Parents’ Right to Know
Title 1: The law states that the districts receiving asistance under this part shall ensure that all teachers hired after the first day of the new school year in 2002 and teaching in a program supported with Title 1 funds are “highly qualified.” “Highly qualified” refers to teachers who teach subject areas and/or other areas of expertise for which they are certified.
All paraprofessionals hired after the date of enactment (Jan. 8, 2002) of NO CHILD LEFT BEHIND ACT OF 2001 and working in a program supported with Title 1 funds shall have:
(A) Completed at least 2 years of study in an institution of higher education:
(B) Obtained an Associate’s (or higher) degree; or
(C) Met a rigorous standard of quality and can demonstrate knowledge through academic assessments.
In verifying compliance with Section 1119(i), QUALIFICATIONS FOR TEACHERS AND PARAPROFESSIONALS, each district, shall require that the principal of each school receiving Title 1, Part A: BASIC funds attest annually in writing as to whether each school is in compliance with these requirements. Copies of these attestations shall be maintained at each school and at the Title 1, Part A office of the district. They shall be available to any member of the general public on request. Parents must be notified if a teacher who is not “highly qualified” is teaching their child for four or more consecutive weeks.
In addition parents may request:
*Whether a teacher is state certified;
*Whether a teacher is teaching under emergency or other provisional status;
*The Bachelor’s degree major of the teacher and any other graduate degree major or certification; or
*Whether a child is provided services by paraprofessionals and, if so, their qualifications.
The process for requesting information:
*Parents, guardians, or the general public may make request, either in writing or verbally, directly to the school or district office
The process for providing information:
*Upon receipt of either a verbal or written request, the information will be provided in a timely manner.
Parent involvement helps to promote academic success! The more involved you are, the more likely your child will give his or her best effort and be successful. Become a member of your child’s School Advisory Council (SAC) and/or Parent – Teacher Organization (PTO); attend Literacy Nights and other special events hosted by your child’s school; and keep the line of communciation open between you and your child and between you and your child’s teacher (s). School success takes TEAM WORK! Stay involved!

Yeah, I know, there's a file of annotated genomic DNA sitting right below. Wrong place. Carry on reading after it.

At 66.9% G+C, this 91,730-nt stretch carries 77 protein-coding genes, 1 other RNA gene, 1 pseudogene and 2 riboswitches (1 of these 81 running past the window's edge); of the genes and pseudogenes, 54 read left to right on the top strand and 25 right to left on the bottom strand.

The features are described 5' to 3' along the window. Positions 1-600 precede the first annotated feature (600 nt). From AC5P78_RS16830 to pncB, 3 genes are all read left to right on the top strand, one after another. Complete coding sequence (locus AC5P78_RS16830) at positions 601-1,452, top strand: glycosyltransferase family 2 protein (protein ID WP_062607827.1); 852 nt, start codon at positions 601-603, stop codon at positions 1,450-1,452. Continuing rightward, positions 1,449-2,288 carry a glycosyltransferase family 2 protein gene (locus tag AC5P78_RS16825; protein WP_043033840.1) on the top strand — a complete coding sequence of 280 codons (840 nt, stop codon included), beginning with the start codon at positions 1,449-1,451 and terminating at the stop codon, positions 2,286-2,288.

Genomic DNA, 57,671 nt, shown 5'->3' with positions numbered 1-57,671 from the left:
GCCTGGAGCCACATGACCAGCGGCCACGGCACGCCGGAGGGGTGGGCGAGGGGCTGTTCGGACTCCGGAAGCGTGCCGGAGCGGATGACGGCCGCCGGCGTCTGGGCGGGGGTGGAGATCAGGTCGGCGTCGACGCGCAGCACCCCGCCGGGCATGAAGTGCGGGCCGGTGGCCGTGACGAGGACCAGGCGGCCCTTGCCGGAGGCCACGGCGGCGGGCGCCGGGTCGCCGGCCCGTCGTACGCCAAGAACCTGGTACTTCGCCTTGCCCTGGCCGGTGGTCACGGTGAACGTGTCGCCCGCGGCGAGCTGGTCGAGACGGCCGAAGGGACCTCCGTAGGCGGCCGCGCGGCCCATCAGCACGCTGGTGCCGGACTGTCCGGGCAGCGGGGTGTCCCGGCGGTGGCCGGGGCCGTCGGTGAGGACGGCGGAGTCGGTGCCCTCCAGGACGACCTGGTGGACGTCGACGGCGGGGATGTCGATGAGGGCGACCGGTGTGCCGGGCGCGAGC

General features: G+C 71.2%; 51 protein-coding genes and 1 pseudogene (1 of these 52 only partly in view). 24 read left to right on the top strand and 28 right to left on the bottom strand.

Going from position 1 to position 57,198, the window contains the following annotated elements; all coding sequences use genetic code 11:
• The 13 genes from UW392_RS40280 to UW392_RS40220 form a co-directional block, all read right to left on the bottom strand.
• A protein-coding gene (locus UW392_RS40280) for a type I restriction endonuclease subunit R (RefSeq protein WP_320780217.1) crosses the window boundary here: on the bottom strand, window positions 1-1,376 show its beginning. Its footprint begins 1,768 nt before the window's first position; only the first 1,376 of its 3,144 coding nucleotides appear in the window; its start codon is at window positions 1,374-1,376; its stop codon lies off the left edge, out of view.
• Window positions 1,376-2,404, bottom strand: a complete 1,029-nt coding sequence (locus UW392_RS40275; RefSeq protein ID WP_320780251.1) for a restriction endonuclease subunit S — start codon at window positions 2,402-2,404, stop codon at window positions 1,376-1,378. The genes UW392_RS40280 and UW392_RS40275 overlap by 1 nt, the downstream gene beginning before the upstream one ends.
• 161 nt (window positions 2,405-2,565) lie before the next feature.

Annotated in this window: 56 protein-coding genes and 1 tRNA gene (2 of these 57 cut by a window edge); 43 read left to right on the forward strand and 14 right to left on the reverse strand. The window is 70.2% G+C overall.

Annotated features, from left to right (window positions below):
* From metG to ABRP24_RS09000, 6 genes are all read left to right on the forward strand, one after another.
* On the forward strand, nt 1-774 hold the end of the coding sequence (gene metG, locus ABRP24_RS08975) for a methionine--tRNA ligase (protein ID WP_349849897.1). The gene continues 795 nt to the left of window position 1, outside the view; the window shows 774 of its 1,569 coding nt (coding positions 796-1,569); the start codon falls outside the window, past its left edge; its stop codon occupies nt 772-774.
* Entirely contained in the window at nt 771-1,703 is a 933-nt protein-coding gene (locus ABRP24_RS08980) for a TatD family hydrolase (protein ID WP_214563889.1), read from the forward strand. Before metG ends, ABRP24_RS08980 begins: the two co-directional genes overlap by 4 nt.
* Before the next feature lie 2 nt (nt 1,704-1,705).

SJCSD Parent Involvement Plan Policy:
Parent Involvement Plan Policy
Reading is the building block to success. You can prepare your child for reading by providing a text rich environment at home, such as books, magazines, newspapers, etc., that your child has access to everyday. Help promote literacy by reading to your child, by talking about the story with your child , and by allowing your child to read to you and discuss the story together. Below is link with activities that you can do with your child to help him or her sharpen those reading skills!
Check Out This Month’s:
Middle Years Newsletter
As children advance in school, having good reading skills and habits become even more important, especially as it relates to high stakes testing. Below is a link with activities that you can do with your middle school-aged child to help him or her sharpen their reading skills.
Check Out This Month’s:
School – Parent Compact
The School – Parent Compact is an agreement between parents, students, and teachers. The purpose of the compact is to establish a partnership between the home and school, which is necessary to maximize student learning. Compacts are created at the beginning of each school year during a parent/teacher conference. Compacts should be reviewed, evaluated, and modified throughout the school year.